Despite various versions of how he came to call a play in a 1971 playoff game, "Nixon's Play" forever will live on in Washington Redskins lore. As the story goes, coach George Allen, having taken the Redskins to the playoffs for the first time in 25 years, received a phone call from Nixon on the eve of the game and ultimately used the president's suggestion for an end-around against the San Francisco 49ers. The play lost 13 yards. The Redskins went on to lose 24-20, and Nixon went on to resign, first as the team's signal-caller and later, in an unrelated move, as president.
In the midst of moves to abolish the game of football (18 deaths had been reported during the 1905 season), Roosevelt personally encouraged reform in football -- a seminal moment in the sport's history. The result of Roosevelt's efforts to eliminate the violent nature of football in 1905 led to two milestone events in the game's history: The formation of the Intercollegiate Athletic Association of the United States -- which is now known as the National Collegiate Athletic Association -- and the forward pass. Dangerous mass formations such as the wedge were also banned, and the distance necessary to attain a first down was extended from five to 10 yards.
Ford was a two-way football star at the University of Michigan in the early 1930s and even played against the Chicago Bears at Soldier Field as a member of a 1935 collegiate all-star team. After his graduation that year, the center/linebacker spurned contract offers from the Detroit Lions and Green Bay Packers, instead choosing to enroll at Yale Law School. During the 1934 season, Ford, according to The Associated Press, "became the only future U.S. president to tackle a future Heisman Trophy winner when he brought down running back Jay Berwanger, who would win the first Heisman the following year."
Doug Mills/Associated Press
Ever wonder why they called Reagan the "Gipper"? Before he was the 40th U.S. president, the actor-turned-politician starred as the Fighting Irish's George Gipp in the 1940 film, "Knute Rockne, All American". Reagan himself was given the nickname "Gipper," which lasted throughout his life. The real-life Gipp suffered a throat infection during one of his last games for Notre Dame and died a few weeks later at the age of 25. On his deathbed, Gipp told coach Rockne to tell his players to "just win just one for the Gipper." Reagan later used the famous quote when seeking election as president.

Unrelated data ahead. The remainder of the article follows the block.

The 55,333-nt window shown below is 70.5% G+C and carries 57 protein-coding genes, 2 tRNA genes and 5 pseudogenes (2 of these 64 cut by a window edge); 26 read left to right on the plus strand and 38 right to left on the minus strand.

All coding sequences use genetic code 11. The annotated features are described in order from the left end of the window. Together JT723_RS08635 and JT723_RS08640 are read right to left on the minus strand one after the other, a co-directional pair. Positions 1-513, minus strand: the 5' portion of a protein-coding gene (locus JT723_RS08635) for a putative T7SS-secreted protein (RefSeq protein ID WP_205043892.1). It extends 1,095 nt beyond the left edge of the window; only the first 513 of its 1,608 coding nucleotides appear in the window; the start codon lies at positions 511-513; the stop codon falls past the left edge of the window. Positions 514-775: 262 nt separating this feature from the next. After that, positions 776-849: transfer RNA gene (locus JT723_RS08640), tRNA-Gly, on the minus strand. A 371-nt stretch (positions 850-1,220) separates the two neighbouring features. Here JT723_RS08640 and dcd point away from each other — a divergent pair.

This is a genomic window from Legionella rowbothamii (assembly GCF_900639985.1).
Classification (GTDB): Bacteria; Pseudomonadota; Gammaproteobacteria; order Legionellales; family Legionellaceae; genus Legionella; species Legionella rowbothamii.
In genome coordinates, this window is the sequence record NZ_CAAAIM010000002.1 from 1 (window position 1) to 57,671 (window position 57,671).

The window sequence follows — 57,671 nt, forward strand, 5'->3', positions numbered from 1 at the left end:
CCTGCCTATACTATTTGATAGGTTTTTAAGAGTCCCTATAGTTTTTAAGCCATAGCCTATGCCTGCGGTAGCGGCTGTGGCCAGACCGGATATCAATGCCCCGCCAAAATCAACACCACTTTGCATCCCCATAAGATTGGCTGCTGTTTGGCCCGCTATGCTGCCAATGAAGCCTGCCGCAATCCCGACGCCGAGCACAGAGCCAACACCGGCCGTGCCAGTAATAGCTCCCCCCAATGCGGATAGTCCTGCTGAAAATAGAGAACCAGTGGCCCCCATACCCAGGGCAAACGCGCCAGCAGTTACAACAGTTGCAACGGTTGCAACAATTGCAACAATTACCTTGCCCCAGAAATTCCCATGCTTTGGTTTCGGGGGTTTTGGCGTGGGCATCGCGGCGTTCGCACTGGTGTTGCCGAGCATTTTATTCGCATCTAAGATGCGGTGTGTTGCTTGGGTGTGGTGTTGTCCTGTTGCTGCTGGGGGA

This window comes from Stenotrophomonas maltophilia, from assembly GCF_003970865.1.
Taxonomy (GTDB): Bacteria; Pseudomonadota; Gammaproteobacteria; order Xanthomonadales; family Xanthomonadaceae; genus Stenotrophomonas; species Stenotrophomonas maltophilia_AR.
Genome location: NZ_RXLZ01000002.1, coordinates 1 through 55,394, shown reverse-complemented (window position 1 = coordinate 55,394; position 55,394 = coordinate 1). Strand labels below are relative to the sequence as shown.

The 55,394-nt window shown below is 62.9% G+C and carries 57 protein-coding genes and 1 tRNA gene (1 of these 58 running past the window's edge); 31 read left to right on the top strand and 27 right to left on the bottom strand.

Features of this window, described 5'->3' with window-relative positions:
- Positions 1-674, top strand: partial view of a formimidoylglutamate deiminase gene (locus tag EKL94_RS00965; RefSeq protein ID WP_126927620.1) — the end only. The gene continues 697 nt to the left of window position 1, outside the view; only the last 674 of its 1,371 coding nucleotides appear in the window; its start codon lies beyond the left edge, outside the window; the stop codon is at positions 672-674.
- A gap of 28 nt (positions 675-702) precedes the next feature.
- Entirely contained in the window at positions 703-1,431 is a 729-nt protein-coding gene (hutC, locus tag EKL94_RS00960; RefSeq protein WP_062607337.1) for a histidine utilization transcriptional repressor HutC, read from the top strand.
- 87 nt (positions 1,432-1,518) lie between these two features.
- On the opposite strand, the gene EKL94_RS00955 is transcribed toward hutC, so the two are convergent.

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Bush went on the field with former Dallas Cowboys quarterback Roger Staubach before Super Bowl XXXVI in New Orleans, becoming the first president to appear in person for a Super Bowl coin toss. Ronald Reagan participated in the Super Bowl XIX coin toss via satellite from the White House in 1985.
David Drapkin/Associated Press
Clinton, an unabashed Arkansas Razorbacks fan, is famous for using football analogies. He once told an Arkansas audience: "When something is really important to us -- like football -- we care about the facts."
Bill Baptist/Associated Press
George W. Bush
Bush's connection to professional football, however marginal, is one that will live in infamy. The future of the free world was nearly changed in January 2002 when the 43rd U.S. president briefly lost consciousness after he choked on a pretzel while watching Sunday football. Bush fell off his couch and received a scrape and a large bruise on his left cheek bone as a result. He later was seen wearing a Band-Aid on his face to cover a cut he received from his glasses. The lesson: "Always chew your pretzels before you swallow," Bush said.
Jacquelyn Martin/Associated Press
In 2008, Obama was elected president in large part due to his campaign promise for a new major college football playoff system (well, the extent of his playoff stance's impact on his election is debatable, at best). In his first interview as president-elect, the conversation concluded with Obama discussing the importance of a playoff in major college football. Six years later, a playoff system finally came to fruition ... though not the eight-team incarnation that Obama imagined.
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